42 Hilarious Classroom Stories Guaranteed to Give You a Laugh

You don’t have to be a teacher to laugh at these true tales — but haha quotient may make you wish you did.

My students aren’t afraid to ask questions

NarongchaiHlaw/Shutterstock"How do you spell toad?" one of my first-grade students asked.
"We just read a story about a toad," I said, then helped him spell it out: "T-O-A-D."
Satisfied, he finished writing the story he’d begun, then read it aloud: "I toad my mama I wanted a dog for my birthday."

This is one teacher's brilliant strategy to stop bullying.

My students don’t care what anyone thinks about them

Dean-Drobot/ShutterstockAfter a day of listening to my eighth graders exchange gossip, I decided to quote Mark Twain to them: "It is better to keep your mouth closed and let people think you are a fool than to open it and remove all doubt."

After considering my words, one of my students asked, "What does it mean to remove all doubt?"

My students understand biology

Victoria-Chudinova/ShutterstockDuring my eighth-grade sex education class, no one could answer the question "What happens to a young woman during puberty?" So I rephrased it: "What happens to young women as they mature?"
One student answered: "They start to carry a purse."

These are things your child's teacher won't tell you.

My students have all the answers

wavebreakmedia/ShutterstockTeacher: What is an evangelist?
Student: Someone who plays the evangelo.

Teacher: Why can’t freshwater fish live in salt water?
Student: The salt would give them high blood pressure.

Teacher: Mira went to the library at 5:15 and left at 6:45. How long was Mira at the library?
Student: Not long.

Teacher: What do we call a group of stars that makes an imaginary picture in the sky?
Student: A consternation.

Teacher: List up to five good facts about Abraham Lincoln.
Student: After the war ended, Lincoln took his wife to a show.

Content continues below ad

My students are intent on improving their english skills

Joanna-Dorota/ShutterstockFor 98 percent of the students at the school where my wife teaches, English is a second language. But that didn’t stop them from giving her Christmas cards. Still, their enthusiasm for the occasion sometimes exceeded their grasp of English. Among the many cards that flooded her desk were: "Happy Birthday, Grandma," "Get Well Soon," and "Congratulations on Passing Your Driving Test!"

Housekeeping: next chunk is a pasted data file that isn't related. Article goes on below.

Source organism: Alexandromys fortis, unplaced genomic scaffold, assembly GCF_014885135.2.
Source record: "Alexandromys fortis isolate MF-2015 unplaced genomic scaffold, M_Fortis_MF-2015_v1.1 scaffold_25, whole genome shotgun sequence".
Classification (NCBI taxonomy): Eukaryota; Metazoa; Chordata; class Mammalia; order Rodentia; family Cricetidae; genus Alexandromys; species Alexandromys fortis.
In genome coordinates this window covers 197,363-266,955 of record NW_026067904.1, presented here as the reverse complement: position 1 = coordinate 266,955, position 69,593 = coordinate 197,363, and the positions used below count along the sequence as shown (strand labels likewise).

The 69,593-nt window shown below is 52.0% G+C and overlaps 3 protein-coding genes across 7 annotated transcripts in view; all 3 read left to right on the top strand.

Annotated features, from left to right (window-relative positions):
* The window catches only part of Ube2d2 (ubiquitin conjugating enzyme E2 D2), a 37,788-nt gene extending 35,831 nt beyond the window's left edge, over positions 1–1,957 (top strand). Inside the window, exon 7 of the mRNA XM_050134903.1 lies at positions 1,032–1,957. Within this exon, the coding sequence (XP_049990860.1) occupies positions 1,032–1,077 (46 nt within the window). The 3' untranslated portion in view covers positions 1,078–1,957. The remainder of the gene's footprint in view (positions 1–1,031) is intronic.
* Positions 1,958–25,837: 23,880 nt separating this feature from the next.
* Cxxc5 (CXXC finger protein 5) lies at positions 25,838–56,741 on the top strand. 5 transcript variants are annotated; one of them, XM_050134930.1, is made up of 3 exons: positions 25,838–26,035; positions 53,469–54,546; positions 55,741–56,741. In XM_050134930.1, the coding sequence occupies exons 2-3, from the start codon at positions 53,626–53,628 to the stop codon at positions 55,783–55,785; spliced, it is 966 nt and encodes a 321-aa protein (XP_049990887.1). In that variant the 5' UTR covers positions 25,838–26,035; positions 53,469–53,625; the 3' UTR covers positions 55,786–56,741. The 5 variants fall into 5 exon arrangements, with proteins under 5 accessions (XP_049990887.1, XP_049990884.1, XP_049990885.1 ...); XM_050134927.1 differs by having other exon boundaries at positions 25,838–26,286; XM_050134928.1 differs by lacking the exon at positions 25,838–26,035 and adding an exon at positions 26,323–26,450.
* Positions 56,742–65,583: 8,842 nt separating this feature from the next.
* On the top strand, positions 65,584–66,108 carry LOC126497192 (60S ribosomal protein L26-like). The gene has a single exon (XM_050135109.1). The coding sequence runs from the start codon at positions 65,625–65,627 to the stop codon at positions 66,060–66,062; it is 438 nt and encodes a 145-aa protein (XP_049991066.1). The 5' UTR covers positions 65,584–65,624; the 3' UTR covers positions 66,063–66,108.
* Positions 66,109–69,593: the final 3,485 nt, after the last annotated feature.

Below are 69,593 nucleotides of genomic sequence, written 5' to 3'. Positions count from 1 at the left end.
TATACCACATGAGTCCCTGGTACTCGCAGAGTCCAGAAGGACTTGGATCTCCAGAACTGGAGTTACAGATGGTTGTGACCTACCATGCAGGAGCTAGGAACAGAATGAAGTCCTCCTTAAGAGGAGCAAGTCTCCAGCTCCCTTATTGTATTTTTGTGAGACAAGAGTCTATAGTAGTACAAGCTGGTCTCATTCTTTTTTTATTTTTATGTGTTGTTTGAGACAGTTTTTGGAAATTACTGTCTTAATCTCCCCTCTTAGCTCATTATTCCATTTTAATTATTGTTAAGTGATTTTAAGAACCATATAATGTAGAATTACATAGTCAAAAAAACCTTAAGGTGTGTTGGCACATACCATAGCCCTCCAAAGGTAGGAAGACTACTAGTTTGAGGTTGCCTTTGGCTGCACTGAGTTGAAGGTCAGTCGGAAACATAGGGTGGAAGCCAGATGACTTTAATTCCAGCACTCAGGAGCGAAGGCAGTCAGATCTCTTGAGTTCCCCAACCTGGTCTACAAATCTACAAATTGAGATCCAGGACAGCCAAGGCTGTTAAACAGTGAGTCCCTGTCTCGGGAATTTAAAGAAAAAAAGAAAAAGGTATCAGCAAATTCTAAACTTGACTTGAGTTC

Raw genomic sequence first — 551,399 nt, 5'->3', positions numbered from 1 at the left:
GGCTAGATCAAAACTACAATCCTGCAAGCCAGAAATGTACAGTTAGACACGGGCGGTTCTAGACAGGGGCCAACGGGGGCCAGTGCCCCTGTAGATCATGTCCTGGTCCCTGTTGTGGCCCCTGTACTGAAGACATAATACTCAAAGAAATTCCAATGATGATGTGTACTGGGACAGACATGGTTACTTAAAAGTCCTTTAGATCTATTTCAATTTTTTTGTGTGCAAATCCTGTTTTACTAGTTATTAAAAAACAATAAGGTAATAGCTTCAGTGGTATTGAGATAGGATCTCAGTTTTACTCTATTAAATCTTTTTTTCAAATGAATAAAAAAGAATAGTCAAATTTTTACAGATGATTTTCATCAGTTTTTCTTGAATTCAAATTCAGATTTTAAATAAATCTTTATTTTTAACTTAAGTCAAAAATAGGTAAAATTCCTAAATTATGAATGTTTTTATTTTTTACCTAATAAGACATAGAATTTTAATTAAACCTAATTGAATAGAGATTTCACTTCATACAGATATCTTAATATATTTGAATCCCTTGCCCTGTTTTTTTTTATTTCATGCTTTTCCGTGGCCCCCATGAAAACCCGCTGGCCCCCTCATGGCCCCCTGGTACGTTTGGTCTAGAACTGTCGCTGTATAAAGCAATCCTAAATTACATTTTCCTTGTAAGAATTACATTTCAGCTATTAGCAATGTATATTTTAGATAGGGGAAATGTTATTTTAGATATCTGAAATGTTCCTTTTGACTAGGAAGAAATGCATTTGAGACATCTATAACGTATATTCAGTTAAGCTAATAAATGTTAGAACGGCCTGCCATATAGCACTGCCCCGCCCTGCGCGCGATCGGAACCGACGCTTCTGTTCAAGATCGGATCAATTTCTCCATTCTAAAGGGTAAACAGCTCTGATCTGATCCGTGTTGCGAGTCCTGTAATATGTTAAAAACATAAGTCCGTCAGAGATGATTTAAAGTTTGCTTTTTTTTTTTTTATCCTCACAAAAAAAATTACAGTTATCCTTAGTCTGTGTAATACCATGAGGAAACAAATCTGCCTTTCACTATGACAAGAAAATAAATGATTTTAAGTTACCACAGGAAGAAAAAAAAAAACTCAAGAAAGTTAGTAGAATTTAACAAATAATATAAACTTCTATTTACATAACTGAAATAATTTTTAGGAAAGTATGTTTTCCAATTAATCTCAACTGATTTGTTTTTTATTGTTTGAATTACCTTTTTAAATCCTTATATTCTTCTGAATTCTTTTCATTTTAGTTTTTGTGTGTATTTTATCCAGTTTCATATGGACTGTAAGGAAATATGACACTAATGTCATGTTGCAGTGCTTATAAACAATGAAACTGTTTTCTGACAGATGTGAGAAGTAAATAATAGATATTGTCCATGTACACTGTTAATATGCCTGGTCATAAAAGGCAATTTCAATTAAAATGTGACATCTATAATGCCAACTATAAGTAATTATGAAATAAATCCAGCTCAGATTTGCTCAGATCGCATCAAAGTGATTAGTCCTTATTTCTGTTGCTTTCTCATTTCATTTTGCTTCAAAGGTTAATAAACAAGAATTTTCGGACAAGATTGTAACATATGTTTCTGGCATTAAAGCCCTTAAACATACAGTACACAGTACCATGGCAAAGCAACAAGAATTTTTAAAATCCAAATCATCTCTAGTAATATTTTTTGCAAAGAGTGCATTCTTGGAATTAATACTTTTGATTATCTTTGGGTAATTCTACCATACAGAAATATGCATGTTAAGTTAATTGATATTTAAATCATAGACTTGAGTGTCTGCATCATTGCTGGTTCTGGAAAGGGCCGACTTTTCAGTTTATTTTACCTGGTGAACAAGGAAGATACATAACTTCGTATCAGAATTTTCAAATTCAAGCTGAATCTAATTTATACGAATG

Teachers truly play incredible roles in student's lives. Read this heartwarming story.

My students are charitable

itakdalee/ShutterstockWhen our students began raising donations for Child Abuse Prevention Week, the school administration did its part by setting up a collection box outside the principal’s office and displaying a banner by the front door of the lobby. It read "Please give $1 to help stop child abuse in the front office."

My students are confounding

Andrey_Popov/ShutterstockWalking through the hallways at our middle school, I saw a new substitute teacher standing outside his classroom with his forehead against a locker. I heard him mutter, "How did you get yourself into this?"
Knowing he was assigned to a difficult class, I tried to offer moral support. "Are you okay?" I asked. "Can I help?"
He lifted his head and replied, "I’ll be fine as soon as I get this kid out of his locker."

My students are strivers

Syda-Productions/ShutterstockJust before the final exam in 
my college finance class, a less-than-stellar student approached me.
“Can you tell me what grade 
I would need to get on the exam 
to pass the course?” he asked.
I gave him the bad news. “The exam is worth 100 points. You would need 113 points to earn a D.”
“OK,” he said. “And how many points would I need to get a C?”

Content continues below ad

My students have ideas

zkruger/ShutterstockFor Martin Luther King Day, 
I asked my fifth graders how they’d make the world a better place. One said, “I’d make potato skins a main dish rather than an appetizer.”

My students are inquisitive

Dragon-Images/ShutterstockSpotted on Facebook:
Student: I don’t understand why my grade was so low. How did 
I do on my research paper?
Teacher: Actually, you didn’t turn in a research paper. You turned in a random assemblage of sentences. In fact, the 
sentences you apparently 
kidnapped in the dead of night 
and forced into this violent and arbitrary plan of yours clearly seemed to be placed on the pages against their will. Reading your paper was like watching unfamiliar, uncomfortable people interacting at a cocktail party that no one wanted to attend in the first place. You didn’t submit a research paper. You submitted a hostage situation.

My students are appreciative

Monkey-Business-Images/ShutterstockI recently ran into an old student of mine, who said, “I always liked you. You never had favorites. You were mean to everyone.”

My students are honest

Asier-Romero/ShutterstockDuring my first meeting with my physically challenged students, I assured them that most people are handicapped in some way.
"Look at me," I said. "My eyes are so bad, I need to wear glasses. Because I can barely hear, I need a hearing aid. And look at my ears—they’re much bigger than they should be."